Trulia's Chief Economist: Don't Worry About Interest Rates

U.S. housing is a $26 trillion market and its booming. Sales of existing homes spiked to a record high in October and for 2016 so far sales of newly constructed homes jumped 17.8%, as tracked by the National Association of Realtors (NAR).

As we ring in the New Year, what can buyers, sellers and investors expect?

“The housing market is very healthy,” said Ralph McLaughlin, Trulia’s (NYSE:TRLA) chief economist, during an interview with

“The economy is humming along, new construction continues to tick up… and home sales are also ticking up” he added.

Trulia’s Housing Outlook for 2017 found three key trends for the New Year.

Home buying on the “costly coasts,” think the California and New York markets, may cool down while Middle America may see an uptick.  Home inventory will also see an increase and mortgage rates will rise, as evident from the Fed’s decision to raise interest rates by a quarter point on Wednesday, the first hike in a year.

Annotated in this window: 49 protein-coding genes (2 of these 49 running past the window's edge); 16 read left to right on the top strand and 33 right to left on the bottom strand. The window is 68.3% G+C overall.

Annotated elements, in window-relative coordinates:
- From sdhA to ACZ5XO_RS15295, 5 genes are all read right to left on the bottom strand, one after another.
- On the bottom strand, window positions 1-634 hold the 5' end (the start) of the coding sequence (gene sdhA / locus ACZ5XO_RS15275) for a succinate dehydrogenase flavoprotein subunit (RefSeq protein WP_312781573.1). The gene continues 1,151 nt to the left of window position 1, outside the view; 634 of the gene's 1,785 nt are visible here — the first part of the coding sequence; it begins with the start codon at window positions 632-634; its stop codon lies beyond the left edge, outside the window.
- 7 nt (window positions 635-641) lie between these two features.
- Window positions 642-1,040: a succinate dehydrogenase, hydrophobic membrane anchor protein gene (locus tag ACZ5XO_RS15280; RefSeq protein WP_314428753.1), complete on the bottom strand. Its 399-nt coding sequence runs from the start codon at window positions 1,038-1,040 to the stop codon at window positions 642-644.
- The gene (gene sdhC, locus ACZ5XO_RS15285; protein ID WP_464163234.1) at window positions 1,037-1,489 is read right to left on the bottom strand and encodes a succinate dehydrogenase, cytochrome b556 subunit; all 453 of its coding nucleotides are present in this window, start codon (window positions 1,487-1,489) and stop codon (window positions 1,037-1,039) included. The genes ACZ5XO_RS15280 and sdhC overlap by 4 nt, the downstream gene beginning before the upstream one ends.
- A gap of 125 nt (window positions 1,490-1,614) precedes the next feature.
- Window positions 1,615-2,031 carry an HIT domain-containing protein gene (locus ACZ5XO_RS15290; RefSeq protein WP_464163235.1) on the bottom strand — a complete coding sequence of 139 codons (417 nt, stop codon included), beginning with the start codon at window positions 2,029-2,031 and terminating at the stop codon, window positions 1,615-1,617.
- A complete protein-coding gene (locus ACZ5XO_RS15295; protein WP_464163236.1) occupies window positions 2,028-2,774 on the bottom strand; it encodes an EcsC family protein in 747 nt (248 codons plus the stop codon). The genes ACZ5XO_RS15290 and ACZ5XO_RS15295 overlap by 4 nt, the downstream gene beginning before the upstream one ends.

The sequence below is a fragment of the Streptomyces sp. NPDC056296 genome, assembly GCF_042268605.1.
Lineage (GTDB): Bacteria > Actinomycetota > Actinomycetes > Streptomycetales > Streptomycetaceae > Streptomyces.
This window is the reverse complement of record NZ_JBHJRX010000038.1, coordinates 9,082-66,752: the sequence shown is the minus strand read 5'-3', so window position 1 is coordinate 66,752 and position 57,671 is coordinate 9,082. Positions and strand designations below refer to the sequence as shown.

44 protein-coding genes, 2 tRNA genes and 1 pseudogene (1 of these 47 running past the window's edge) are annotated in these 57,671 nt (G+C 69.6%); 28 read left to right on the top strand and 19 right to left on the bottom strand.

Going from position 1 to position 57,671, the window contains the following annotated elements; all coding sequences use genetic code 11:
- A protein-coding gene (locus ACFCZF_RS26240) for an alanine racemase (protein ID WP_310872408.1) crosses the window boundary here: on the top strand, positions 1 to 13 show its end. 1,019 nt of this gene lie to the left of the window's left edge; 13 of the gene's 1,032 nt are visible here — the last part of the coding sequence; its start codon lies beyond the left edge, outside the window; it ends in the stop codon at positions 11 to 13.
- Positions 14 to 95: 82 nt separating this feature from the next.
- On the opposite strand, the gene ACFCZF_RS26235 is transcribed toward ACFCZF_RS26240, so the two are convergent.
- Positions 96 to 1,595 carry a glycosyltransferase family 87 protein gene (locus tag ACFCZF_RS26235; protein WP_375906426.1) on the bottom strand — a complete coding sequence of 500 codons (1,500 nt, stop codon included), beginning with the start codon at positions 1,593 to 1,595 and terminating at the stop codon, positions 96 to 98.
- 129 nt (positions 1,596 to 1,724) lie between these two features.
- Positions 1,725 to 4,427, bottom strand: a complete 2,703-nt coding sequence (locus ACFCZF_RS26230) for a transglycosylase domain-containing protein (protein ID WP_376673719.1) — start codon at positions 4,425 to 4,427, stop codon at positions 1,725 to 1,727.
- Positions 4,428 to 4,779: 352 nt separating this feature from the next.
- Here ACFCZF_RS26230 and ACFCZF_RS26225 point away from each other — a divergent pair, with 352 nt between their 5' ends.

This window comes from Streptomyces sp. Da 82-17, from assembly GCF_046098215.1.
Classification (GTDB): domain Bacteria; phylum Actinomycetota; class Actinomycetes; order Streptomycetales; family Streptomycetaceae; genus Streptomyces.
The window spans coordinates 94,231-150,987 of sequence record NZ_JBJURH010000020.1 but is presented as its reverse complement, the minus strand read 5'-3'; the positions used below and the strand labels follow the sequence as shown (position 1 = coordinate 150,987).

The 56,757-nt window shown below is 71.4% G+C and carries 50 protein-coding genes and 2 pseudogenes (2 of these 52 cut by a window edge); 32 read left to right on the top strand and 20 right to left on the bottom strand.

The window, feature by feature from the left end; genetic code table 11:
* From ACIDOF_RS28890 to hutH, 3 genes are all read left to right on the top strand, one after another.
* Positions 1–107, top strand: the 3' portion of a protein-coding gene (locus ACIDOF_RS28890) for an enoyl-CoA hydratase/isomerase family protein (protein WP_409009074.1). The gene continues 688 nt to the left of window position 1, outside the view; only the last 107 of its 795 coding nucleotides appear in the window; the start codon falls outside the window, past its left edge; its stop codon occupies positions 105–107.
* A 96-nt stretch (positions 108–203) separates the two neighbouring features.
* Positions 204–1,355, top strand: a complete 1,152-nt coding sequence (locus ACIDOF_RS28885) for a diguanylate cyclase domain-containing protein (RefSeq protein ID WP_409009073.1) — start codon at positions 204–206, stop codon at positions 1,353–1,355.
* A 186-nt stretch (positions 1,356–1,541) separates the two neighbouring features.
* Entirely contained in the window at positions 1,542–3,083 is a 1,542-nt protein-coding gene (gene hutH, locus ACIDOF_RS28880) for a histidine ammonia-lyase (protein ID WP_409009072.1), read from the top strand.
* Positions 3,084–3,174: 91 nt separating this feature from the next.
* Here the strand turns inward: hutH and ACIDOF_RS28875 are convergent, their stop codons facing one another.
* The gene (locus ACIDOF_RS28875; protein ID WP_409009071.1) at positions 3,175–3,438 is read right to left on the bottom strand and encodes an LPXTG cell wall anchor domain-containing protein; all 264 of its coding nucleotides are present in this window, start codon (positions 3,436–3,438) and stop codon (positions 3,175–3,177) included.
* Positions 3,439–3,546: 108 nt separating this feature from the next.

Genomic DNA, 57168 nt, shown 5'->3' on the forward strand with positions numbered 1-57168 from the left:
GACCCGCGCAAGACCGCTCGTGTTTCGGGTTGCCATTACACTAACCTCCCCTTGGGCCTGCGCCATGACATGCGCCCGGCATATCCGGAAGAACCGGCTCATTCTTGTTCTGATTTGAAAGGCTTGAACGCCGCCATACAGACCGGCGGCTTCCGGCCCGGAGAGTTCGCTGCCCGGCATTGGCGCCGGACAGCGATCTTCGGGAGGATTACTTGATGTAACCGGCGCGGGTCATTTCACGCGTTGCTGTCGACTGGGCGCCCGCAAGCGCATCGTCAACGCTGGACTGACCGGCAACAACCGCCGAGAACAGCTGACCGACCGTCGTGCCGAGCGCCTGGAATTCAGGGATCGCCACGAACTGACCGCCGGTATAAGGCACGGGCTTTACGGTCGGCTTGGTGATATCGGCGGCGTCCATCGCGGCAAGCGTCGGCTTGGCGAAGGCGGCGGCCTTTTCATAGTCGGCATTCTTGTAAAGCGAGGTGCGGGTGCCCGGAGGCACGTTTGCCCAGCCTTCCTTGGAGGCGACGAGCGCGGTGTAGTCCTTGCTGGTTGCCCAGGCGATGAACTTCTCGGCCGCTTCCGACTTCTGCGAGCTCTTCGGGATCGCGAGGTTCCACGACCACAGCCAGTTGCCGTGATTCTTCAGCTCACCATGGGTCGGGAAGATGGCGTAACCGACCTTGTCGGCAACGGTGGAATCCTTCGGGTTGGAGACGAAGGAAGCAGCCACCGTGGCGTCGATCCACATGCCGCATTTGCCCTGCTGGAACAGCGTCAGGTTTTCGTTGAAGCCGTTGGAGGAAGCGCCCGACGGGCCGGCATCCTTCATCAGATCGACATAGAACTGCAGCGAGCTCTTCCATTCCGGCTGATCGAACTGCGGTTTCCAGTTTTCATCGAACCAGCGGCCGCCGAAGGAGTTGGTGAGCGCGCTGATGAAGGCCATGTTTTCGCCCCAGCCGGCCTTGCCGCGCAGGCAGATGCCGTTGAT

“Homebuyers don’t have to worry because in most parts of the country the cost of buying far outweighs the cost of renting,” says McLaughlin.

In her press conference, Fed chair Janet Yellen said the markets should expect three more hikes in 2017 and the moves reflect a vote of confidence in the U.S. economy.

McLauglin explains that rates would really have to hit eight, nine, ten percent before the cost of renting is better than buying. “We are not going to go there anytime soon,” he said.

However, in cities like Honolulu, San Jose and New York, rate increases can hit your wallet. “In those markets households really need to take a look at their financial circumstances and see if buying is a better deal,” adds McLaughlin.

The NAR is predicting home sales in 2017 will hit 6 million and that the wave of Generation Y’ers and Millennial first-time buyers will help drive the market along.  President-elect Trump’s policies are also a positive sign.

For example, ending Dodd-Frank could increase demand and help buyers, however there needs to also be a focus on supply.

“In many markets, homebuyers have been constrained by low supply and without new supply, new demand will just push up prices even more” warns McLaughlin.

Be sure to watch the full interview with Trulia’s Chief Economist above where he warns what home buyers and sellers shouldn’t do!